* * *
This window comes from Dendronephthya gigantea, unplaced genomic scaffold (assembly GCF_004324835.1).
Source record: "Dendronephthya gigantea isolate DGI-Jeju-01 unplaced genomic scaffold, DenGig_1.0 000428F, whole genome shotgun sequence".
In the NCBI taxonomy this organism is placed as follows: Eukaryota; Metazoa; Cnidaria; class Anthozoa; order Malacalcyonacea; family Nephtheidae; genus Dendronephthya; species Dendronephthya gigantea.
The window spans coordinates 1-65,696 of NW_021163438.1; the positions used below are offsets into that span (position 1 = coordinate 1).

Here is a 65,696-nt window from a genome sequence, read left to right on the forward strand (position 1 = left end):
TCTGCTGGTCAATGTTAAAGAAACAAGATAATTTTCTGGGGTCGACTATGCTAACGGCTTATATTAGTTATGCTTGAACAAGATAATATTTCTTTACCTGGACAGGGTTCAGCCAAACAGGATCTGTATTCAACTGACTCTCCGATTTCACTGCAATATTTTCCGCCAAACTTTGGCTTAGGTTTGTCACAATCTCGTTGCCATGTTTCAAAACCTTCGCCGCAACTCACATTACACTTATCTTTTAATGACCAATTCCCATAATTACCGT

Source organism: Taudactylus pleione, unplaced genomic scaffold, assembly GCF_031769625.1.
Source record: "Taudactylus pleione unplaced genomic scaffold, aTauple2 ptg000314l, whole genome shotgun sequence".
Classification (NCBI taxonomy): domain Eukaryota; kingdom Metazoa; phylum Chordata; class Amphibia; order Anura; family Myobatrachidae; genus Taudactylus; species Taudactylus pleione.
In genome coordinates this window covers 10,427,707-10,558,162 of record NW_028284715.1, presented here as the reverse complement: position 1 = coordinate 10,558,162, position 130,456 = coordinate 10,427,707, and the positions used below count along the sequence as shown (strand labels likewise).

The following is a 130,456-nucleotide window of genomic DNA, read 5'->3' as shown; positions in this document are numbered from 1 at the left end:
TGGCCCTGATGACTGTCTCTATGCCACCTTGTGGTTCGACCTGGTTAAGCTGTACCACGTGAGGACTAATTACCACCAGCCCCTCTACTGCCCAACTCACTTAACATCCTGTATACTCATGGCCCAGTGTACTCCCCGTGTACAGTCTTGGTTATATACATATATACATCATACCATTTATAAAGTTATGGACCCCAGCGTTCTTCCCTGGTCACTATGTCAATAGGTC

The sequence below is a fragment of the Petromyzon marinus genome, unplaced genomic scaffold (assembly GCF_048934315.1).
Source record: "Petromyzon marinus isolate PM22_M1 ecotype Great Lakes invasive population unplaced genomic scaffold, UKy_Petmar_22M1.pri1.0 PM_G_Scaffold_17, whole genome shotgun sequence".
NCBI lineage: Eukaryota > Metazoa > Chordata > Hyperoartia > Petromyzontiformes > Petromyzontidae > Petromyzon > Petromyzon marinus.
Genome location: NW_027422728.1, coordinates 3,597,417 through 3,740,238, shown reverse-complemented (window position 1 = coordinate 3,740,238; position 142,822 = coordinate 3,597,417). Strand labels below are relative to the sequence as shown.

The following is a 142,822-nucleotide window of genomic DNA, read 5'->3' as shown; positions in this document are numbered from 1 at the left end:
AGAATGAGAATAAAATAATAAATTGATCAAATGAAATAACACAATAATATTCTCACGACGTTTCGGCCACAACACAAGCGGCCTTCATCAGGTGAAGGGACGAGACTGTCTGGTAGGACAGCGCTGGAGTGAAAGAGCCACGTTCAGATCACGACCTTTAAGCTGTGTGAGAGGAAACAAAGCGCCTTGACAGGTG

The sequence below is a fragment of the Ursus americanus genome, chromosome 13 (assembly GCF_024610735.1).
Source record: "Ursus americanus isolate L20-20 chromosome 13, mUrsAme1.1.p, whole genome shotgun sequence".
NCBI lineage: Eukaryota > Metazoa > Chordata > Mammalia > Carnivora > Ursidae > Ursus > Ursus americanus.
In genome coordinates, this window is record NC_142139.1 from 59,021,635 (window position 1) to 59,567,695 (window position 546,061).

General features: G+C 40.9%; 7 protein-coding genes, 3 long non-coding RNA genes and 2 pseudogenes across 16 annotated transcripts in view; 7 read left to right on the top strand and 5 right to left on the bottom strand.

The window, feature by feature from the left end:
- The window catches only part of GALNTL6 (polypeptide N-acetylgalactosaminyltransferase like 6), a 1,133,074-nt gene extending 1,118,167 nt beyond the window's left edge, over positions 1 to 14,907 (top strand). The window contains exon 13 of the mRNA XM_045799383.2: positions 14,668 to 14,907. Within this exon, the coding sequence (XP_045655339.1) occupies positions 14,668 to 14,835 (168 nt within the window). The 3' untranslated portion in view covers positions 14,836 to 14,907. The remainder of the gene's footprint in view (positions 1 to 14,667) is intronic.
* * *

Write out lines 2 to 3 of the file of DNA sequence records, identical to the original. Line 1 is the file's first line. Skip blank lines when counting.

Source record: "Dendronephthya gigantea isolate DGI-Jeju-01 unplaced genomic scaffold, DenGig_1.0 000428F, whole genome shotgun sequence".
In the NCBI taxonomy this organism is placed as follows: Eukaryota; Metazoa; Cnidaria; class Anthozoa; order Malacalcyonacea; family Nephtheidae; genus Dendronephthya; species Dendronephthya gigantea.